Your Medicare Benefits Are About To Look A Little Different

Medicare Requiring Hospitals To Make Pricing Information Easier To Find

KFF HEALTH NEWS – New Medicare regulations aim to make hospital prices more transparent to patients by improving compliance and transparency with existing requirements and with plans to publicly assess facilities.

Other Medicare news relates to home health care, outpatient reimbursements, and more.

Stat: Medicare Moves Ahead With More Price Transparency Requirements For Hospitals
The federal government is moving forward with a spate of proposals that will force hospitals to be better about publishing the prices they charge health insurers and patients. Federal law has required hospitals to post their prices since 2021. Compliance has been dismal, although it has improved since the government increased fines a few years ago. But the pricing information is still tough to find and confusing to interpret. (Herman, 11/3)

Modern Healthcare: CMS Rule May Trigger Consolidation For Home Healthcare
The Centers for Medicare and Medicaid Services’ threat to claw back billions of dollars in overpayments to home health agencies could trigger more industry consolidation and affect patients’ access to care in their homes. CMS announced Wednesday that it would raise Medicare reimbursements to home health companies by 0.8% in 2024–a reversal from a 2.2% payment cut proposed in June. (Eastabrook, 11/3)

Modern Healthcare: CMS Rule To Increase Medicare Hospital Outpatient, ASC Payments
Hospital outpatient departments and ambulatory surgical centers will receive 3.1% increases in Medicare reimbursements under a final rule the Centers for Medicare and Medicaid Services published Thursday. These providers are set for larger pay raises next year than under the proposed rule CMS published in July, which would have hiked fees 2.8%. (Young, 11/3)

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Stat: Medicare Must Police Algorithms In Medicare Advantage, Dems Say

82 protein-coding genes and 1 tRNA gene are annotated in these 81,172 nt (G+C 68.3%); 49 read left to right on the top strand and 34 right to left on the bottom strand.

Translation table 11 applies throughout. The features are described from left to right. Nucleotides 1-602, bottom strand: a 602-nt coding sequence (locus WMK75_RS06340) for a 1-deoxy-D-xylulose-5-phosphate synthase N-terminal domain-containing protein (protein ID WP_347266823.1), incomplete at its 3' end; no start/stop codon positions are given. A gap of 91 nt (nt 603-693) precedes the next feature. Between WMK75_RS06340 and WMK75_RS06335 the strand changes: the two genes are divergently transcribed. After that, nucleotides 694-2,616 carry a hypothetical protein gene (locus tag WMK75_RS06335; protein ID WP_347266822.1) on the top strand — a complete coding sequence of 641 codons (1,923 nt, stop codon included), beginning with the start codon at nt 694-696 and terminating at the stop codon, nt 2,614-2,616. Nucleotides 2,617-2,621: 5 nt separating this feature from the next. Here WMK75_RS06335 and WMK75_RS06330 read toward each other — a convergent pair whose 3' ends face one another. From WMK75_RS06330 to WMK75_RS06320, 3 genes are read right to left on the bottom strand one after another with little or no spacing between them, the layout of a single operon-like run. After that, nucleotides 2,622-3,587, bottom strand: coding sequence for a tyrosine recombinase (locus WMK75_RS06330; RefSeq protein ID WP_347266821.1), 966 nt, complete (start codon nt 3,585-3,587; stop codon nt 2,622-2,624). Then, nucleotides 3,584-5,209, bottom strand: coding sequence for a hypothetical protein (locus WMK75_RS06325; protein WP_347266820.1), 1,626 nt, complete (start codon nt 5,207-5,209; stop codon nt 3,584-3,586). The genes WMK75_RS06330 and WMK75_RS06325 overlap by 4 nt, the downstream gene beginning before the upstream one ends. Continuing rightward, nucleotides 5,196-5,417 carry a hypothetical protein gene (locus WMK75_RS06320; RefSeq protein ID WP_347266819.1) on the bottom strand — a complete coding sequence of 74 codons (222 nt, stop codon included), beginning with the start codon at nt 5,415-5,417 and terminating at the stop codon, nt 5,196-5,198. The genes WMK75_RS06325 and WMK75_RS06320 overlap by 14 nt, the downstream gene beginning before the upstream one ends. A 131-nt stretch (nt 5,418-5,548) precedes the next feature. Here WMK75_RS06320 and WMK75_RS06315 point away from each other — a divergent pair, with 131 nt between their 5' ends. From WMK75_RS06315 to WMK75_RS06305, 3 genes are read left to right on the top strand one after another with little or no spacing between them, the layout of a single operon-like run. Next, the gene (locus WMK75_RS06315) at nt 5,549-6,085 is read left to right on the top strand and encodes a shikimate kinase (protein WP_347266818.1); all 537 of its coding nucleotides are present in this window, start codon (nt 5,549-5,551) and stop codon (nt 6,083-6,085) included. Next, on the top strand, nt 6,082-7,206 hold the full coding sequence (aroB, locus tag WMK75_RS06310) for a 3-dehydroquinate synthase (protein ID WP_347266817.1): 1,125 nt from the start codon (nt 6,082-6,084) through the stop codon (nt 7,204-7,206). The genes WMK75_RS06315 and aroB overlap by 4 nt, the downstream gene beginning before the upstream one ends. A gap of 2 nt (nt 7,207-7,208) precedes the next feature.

House Democrats are raising concerns with the Biden administration that Medicare Advantage plans need better oversight, citing recent STAT investigations that found insurance companies are using artificial intelligence and algorithmic software to deny care even when people still need it. (Herman, 11/3)

Also —

The Hill: Johnson Embraces Deficit Fight, Setting Up Battle Over Medicare, Social Security
Democrats and progressive advocacy groups are homing in on Speaker Mike Johnson’s (R-La.) past support for steep cuts to entitlements, as the new speaker embraces a deficit commission that could spotlight the issue in the runup to the 2024 election.

President Biden called out congressional Republicans during his State of the Union address for wanting to cut the program. While budget experts say Medicare, Medicaid and Social Security are unsustainable in their current form, most Republicans acknowledge the political risks of wanting to shrink benefits — but are also opposed to tax increases to bolster the programs. (Weixel, 11/6)

CNN: Here’s Why Social Security And Medicare Advocates Fear Mike Johnson’s Speakership
In one of his first moves after being elected House speaker, Mike Johnson promised to form a bipartisan debt commission to tackle what he termed “the greatest threat to our national security.” The announcement sent shivers down the spines of advocates for Social Security and Medicare.

That’s because when Johnson chaired the Republican Study Committee a few years ago, the conservative group called for a variety of changes to the entitlement programs that it argued would save them from insolvency. (Luhby, 11/5)

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This is part of the Morning Briefing, a summary of health policy coverage from major news organizations. Sign up for an email subscription.

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